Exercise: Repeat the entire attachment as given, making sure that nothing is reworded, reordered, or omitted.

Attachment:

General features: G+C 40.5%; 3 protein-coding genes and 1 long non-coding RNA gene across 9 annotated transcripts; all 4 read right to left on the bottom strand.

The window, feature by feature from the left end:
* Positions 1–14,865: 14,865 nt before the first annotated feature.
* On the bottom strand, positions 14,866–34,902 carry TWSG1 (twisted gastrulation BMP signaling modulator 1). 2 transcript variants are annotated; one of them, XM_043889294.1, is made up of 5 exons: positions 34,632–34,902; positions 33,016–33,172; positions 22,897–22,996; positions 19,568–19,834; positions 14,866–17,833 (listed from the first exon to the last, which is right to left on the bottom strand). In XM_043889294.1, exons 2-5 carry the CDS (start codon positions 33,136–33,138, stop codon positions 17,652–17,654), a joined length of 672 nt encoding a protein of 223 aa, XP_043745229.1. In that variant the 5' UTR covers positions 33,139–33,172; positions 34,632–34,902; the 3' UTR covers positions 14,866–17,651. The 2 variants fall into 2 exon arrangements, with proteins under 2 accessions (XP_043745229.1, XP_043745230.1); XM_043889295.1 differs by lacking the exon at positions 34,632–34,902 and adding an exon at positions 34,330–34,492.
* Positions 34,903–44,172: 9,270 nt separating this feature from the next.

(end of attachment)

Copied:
General features: G+C 40.5%; 3 protein-coding genes and 1 long non-coding RNA gene across 9 annotated transcripts; all 4 read right to left on the bottom strand.

The window, feature by feature from the left end:
* Positions 1–14,865: 14,865 nt before the first annotated feature.
* On the bottom strand, positions 14,866–34,902 carry TWSG1 (twisted gastrulation BMP signaling modulator 1). 2 transcript variants are annotated; one of them, XM_043889294.1, is made up of 5 exons: positions 34,632–34,902; positions 33,016–33,172; positions 22,897–22,996; positions 19,568–19,834; positions 14,866–17,833 (listed from the first exon to the last, which is right to left on the bottom strand). In XM_043889294.1, exons 2-5 carry the CDS (start codon positions 33,136–33,138, stop codon positions 17,652–17,654), a joined length of 672 nt encoding a protein of 223 aa, XP_043745229.1. In that variant the 5' UTR covers positions 33,139–33,172; positions 34,632–34,902; the 3' UTR covers positions 14,866–17,651. The 2 variants fall into 2 exon arrangements, with proteins under 2 accessions (XP_043745229.1, XP_043745230.1); XM_043889295.1 differs by lacking the exon at positions 34,632–34,902 and adding an exon at positions 34,330–34,492.
* Positions 34,903–44,172: 9,270 nt separating this feature from the next.